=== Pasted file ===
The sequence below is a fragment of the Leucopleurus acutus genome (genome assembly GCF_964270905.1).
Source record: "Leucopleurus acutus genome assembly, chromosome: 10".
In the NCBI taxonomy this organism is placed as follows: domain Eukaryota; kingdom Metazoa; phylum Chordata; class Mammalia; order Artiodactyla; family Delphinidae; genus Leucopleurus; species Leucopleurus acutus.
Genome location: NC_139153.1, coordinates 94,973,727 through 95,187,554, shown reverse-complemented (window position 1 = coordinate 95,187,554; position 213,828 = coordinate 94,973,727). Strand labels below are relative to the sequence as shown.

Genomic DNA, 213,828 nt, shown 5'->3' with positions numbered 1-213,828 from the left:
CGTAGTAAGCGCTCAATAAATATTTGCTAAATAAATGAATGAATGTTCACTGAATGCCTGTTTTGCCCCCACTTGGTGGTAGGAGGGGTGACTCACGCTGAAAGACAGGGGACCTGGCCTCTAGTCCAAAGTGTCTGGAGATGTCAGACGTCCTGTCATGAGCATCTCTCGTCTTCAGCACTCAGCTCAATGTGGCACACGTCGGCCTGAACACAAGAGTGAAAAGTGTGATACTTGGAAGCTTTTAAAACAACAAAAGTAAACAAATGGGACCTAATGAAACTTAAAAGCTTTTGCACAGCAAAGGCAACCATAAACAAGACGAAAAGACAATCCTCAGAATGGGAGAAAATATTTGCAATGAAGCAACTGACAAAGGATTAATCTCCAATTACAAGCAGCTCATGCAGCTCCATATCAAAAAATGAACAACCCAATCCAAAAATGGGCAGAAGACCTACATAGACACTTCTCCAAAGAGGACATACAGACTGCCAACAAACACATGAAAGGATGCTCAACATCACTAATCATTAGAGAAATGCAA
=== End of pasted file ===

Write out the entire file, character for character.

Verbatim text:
The sequence below is a fragment of the Leucopleurus acutus genome (genome assembly GCF_964270905.1).
Source record: "Leucopleurus acutus genome assembly, chromosome: 10".
In the NCBI taxonomy this organism is placed as follows: domain Eukaryota; kingdom Metazoa; phylum Chordata; class Mammalia; order Artiodactyla; family Delphinidae; genus Leucopleurus; species Leucopleurus acutus.
Genome location: NC_139153.1, coordinates 94,973,727 through 95,187,554, shown reverse-complemented (window position 1 = coordinate 95,187,554; position 213,828 = coordinate 94,973,727). Strand labels below are relative to the sequence as shown.

Genomic DNA, 213,828 nt, shown 5'->3' with positions numbered 1-213,828 from the left:
CGTAGTAAGCGCTCAATAAATATTTGCTAAATAAATGAATGAATGTTCACTGAATGCCTGTTTTGCCCCCACTTGGTGGTAGGAGGGGTGACTCACGCTGAAAGACAGGGGACCTGGCCTCTAGTCCAAAGTGTCTGGAGATGTCAGACGTCCTGTCATGAGCATCTCTCGTCTTCAGCACTCAGCTCAATGTGGCACACGTCGGCCTGAACACAAGAGTGAAAAGTGTGATACTTGGAAGCTTTTAAAACAACAAAAGTAAACAAATGGGACCTAATGAAACTTAAAAGCTTTTGCACAGCAAAGGCAACCATAAACAAGACGAAAAGACAATCCTCAGAATGGGAGAAAATATTTGCAATGAAGCAACTGACAAAGGATTAATCTCCAATTACAAGCAGCTCATGCAGCTCCATATCAAAAAATGAACAACCCAATCCAAAAATGGGCAGAAGACCTACATAGACACTTCTCCAAAGAGGACATACAGACTGCCAACAAACACATGAAAGGATGCTCAACATCACTAATCATTAGAGAAATGCAA